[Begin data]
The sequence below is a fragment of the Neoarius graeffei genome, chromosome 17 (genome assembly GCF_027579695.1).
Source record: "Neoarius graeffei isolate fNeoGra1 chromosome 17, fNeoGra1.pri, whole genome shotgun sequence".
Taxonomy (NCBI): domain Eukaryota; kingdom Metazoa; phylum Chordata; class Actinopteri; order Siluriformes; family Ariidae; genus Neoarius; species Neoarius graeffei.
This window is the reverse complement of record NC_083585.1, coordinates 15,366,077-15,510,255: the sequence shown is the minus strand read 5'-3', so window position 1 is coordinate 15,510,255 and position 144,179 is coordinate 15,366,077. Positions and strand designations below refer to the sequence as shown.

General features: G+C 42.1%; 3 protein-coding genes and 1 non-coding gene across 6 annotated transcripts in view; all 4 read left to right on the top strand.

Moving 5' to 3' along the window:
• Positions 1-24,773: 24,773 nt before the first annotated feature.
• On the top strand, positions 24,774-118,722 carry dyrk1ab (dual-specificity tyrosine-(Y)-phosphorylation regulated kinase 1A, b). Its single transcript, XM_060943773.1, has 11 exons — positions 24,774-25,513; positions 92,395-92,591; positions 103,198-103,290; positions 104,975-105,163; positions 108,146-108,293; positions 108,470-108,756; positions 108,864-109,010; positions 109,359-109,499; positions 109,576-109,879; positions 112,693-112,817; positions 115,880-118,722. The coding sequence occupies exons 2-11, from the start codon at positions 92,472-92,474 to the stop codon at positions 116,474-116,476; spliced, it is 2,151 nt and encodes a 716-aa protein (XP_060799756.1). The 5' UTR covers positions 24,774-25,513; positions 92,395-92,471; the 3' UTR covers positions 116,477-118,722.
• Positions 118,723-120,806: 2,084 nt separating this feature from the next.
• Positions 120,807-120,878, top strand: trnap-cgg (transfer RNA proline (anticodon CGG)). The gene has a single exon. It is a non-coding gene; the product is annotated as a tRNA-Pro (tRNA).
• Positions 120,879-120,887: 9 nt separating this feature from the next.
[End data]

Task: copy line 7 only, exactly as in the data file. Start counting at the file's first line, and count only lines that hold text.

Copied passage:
• Positions 1-24,773: 24,773 nt before the first annotated feature.